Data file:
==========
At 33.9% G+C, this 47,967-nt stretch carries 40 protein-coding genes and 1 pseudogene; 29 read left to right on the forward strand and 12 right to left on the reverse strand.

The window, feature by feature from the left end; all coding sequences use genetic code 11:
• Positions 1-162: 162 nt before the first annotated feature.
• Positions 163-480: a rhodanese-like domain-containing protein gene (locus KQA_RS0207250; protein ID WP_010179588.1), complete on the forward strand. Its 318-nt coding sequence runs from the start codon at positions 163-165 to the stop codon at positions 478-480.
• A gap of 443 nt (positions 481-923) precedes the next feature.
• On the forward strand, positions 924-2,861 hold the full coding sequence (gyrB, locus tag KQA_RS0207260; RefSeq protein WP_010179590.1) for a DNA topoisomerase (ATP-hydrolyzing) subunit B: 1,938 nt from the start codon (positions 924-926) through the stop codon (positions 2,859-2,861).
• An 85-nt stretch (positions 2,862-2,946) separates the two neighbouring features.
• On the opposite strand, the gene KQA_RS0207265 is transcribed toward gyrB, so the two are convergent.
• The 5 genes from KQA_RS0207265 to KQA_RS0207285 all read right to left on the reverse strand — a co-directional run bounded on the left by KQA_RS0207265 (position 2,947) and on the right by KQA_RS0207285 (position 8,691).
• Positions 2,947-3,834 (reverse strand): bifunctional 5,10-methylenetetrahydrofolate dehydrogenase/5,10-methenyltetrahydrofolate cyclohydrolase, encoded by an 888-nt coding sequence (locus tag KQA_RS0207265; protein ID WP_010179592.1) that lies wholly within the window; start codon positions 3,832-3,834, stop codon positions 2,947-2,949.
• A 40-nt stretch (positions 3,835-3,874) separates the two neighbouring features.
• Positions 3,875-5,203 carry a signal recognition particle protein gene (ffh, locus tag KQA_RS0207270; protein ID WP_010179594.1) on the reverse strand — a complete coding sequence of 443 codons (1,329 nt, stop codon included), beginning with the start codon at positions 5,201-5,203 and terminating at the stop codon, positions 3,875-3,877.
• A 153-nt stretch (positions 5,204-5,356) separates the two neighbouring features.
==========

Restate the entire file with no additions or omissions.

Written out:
At 33.9% G+C, this 47,967-nt stretch carries 40 protein-coding genes and 1 pseudogene; 29 read left to right on the forward strand and 12 right to left on the reverse strand.

The window, feature by feature from the left end; all coding sequences use genetic code 11:
• Positions 1-162: 162 nt before the first annotated feature.
• Positions 163-480: a rhodanese-like domain-containing protein gene (locus KQA_RS0207250; protein ID WP_010179588.1), complete on the forward strand. Its 318-nt coding sequence runs from the start codon at positions 163-165 to the stop codon at positions 478-480.
• A gap of 443 nt (positions 481-923) precedes the next feature.
• On the forward strand, positions 924-2,861 hold the full coding sequence (gyrB, locus tag KQA_RS0207260; RefSeq protein WP_010179590.1) for a DNA topoisomerase (ATP-hydrolyzing) subunit B: 1,938 nt from the start codon (positions 924-926) through the stop codon (positions 2,859-2,861).
• An 85-nt stretch (positions 2,862-2,946) separates the two neighbouring features.
• On the opposite strand, the gene KQA_RS0207265 is transcribed toward gyrB, so the two are convergent.
• The 5 genes from KQA_RS0207265 to KQA_RS0207285 all read right to left on the reverse strand — a co-directional run bounded on the left by KQA_RS0207265 (position 2,947) and on the right by KQA_RS0207285 (position 8,691).
• Positions 2,947-3,834 (reverse strand): bifunctional 5,10-methylenetetrahydrofolate dehydrogenase/5,10-methenyltetrahydrofolate cyclohydrolase, encoded by an 888-nt coding sequence (locus tag KQA_RS0207265; protein ID WP_010179592.1) that lies wholly within the window; start codon positions 3,832-3,834, stop codon positions 2,947-2,949.
• A 40-nt stretch (positions 3,835-3,874) separates the two neighbouring features.
• Positions 3,875-5,203 carry a signal recognition particle protein gene (ffh, locus tag KQA_RS0207270; protein ID WP_010179594.1) on the reverse strand — a complete coding sequence of 443 codons (1,329 nt, stop codon included), beginning with the start codon at positions 5,201-5,203 and terminating at the stop codon, positions 3,875-3,877.
• A 153-nt stretch (positions 5,204-5,356) separates the two neighbouring features.